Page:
After making my coffee, I felt grateful that we can use our fridge and freezer if need be because we have a few solar panels just enough to power them. Although they are not reliable in a disaster because without sun, there is no solar energy.
Since I don’t buy magazines or newspapers because we have the internet, I pulled out a book and sat down with my coffee. It felt unusual to do this because I’m used to going over to my desk and checking mail, reading some news headlines and then start the day.
We take everything for granted but the fact is I could not take a crap this morning unless I had a bucket of water to flush it down. No power means no water delivery to my pipes so not only do you need the water, but you need to ration it because you don’t know how long the survival mode will last or how long it will take for the power grid to come back up. I can wait for the rain but how do I know we would get it when we need it? Drinking water is crucial, but for washing and flushing the toilet it doesn’t matter. I even thought about making a portable seat directly over the septic tank opening but that can be dangerous, someone might fall into it at night or probably myself~!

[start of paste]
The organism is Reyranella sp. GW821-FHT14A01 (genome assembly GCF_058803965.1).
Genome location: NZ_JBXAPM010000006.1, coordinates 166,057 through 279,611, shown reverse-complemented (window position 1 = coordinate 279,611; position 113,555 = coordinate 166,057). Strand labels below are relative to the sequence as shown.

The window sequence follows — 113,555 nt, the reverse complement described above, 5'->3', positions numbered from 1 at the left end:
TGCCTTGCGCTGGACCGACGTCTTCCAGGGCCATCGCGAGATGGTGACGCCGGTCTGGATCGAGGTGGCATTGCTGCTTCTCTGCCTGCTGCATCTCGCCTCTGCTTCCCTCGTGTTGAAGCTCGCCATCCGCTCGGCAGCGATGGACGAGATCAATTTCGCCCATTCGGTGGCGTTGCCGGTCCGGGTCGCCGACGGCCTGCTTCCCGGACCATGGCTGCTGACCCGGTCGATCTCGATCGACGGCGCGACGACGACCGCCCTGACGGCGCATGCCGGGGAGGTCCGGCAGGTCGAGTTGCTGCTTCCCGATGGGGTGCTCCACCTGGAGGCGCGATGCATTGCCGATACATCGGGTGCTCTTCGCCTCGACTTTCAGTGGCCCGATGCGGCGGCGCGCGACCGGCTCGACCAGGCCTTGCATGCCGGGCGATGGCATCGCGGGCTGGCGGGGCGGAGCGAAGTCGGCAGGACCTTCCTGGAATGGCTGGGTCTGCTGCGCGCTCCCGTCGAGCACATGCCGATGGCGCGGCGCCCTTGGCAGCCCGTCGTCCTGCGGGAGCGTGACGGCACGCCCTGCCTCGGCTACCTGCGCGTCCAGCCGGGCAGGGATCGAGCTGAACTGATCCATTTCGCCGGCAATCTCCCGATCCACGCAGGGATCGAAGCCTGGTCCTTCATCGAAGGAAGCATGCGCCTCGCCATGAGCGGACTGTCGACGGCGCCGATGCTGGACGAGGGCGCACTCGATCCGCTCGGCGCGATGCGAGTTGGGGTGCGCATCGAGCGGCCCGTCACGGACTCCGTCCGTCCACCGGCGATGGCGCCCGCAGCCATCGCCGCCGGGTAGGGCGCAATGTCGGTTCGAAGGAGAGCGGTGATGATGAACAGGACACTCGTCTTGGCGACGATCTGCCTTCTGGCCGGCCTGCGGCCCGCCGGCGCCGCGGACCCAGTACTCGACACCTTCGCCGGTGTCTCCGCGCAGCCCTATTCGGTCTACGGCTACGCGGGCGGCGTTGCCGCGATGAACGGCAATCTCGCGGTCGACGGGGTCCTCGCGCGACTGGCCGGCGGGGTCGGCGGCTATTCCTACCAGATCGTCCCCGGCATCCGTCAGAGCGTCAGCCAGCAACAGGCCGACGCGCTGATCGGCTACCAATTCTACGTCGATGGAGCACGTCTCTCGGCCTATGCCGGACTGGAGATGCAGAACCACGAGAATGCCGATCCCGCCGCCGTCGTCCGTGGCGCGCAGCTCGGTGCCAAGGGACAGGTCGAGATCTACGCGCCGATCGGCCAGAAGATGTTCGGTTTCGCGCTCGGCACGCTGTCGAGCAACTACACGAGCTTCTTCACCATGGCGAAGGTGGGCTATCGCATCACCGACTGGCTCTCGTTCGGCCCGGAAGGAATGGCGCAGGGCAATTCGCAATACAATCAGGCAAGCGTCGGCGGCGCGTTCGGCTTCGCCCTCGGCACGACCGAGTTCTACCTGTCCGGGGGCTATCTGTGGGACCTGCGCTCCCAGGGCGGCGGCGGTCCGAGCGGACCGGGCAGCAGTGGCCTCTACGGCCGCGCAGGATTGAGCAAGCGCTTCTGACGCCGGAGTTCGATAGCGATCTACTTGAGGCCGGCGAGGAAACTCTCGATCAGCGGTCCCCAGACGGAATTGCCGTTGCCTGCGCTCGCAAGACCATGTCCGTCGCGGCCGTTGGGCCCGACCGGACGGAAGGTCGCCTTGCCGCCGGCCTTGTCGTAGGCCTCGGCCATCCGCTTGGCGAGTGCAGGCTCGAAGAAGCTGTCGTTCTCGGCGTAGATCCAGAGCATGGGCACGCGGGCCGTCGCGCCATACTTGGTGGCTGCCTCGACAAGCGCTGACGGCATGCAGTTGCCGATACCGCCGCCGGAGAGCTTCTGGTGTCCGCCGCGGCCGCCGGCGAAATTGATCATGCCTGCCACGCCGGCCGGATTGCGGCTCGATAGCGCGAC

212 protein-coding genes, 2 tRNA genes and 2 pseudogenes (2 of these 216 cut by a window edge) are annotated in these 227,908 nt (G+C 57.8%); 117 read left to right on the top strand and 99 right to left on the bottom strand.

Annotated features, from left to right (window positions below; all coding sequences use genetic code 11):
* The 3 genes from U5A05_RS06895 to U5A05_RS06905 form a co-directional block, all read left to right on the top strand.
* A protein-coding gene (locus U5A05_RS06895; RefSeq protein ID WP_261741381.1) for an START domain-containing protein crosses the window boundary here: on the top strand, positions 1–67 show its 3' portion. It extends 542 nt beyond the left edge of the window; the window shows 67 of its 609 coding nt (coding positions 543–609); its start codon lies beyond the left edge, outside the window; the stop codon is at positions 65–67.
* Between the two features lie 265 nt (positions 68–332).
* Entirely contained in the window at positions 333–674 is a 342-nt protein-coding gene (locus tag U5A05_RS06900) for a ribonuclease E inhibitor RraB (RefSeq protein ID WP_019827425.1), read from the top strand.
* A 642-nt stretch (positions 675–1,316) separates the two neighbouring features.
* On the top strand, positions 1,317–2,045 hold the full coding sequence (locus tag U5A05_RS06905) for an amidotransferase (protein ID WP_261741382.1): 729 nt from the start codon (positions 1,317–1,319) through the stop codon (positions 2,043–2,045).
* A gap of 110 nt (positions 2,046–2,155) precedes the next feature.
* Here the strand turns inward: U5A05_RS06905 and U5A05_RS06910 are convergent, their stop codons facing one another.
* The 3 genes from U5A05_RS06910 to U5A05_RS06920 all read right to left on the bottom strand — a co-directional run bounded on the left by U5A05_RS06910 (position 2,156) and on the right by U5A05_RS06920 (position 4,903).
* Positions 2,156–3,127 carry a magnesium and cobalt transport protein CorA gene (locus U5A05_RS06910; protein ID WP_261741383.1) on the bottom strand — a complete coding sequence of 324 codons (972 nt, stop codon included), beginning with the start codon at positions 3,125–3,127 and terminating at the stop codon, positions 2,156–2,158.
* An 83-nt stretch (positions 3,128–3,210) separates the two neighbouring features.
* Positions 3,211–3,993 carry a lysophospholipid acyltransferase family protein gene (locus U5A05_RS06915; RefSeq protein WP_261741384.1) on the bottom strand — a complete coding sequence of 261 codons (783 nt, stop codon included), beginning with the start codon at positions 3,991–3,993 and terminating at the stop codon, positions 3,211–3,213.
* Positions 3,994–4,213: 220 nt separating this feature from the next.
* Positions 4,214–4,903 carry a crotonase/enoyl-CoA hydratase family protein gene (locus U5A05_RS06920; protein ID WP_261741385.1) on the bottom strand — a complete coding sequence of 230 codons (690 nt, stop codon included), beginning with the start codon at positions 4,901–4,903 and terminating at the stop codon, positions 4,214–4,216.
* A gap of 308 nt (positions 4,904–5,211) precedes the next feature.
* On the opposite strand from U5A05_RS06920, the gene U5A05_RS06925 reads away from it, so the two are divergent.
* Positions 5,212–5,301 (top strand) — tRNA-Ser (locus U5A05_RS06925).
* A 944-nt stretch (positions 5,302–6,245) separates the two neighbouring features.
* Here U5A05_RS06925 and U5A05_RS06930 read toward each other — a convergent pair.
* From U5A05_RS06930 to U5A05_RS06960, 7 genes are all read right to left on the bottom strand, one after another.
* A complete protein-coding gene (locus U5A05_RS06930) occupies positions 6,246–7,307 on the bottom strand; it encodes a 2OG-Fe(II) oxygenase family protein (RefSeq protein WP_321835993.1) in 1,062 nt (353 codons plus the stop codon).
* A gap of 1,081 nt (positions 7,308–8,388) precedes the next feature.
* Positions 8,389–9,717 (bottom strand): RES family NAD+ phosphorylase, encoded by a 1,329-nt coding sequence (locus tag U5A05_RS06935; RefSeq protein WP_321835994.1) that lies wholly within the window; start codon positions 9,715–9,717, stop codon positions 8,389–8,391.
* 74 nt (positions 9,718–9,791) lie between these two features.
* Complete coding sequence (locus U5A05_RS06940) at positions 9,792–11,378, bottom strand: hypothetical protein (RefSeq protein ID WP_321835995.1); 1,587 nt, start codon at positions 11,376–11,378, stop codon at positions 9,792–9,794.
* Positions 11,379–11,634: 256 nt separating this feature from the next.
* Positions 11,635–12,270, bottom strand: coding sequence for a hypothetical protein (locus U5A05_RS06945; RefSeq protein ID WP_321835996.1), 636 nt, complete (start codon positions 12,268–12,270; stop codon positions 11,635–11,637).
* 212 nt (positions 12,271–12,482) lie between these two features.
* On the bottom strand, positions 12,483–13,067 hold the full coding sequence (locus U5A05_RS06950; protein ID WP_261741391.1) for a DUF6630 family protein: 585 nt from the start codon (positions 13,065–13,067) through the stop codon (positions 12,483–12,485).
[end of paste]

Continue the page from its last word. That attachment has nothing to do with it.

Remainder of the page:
I found myself restless while drinking my coffee because I was already feeling out of sync. How are my kids in Canada? Did I get any emails? Is my girlfriend arriving today from Germany? I had no answers and couldn’t find out because I turned the power off and I can’t cheat. I wanted to FEEL what it was like to live all day without electricity. I started to think about lunch and it seemed pretty standard. The gas stove and our fridge function just fine or can exchange for washer or boiler to heat the water up. The only drawback on this one is that if we don’t get sunshine like in a volcanic eruption/nuclear winter scenario, then solar energy is useless.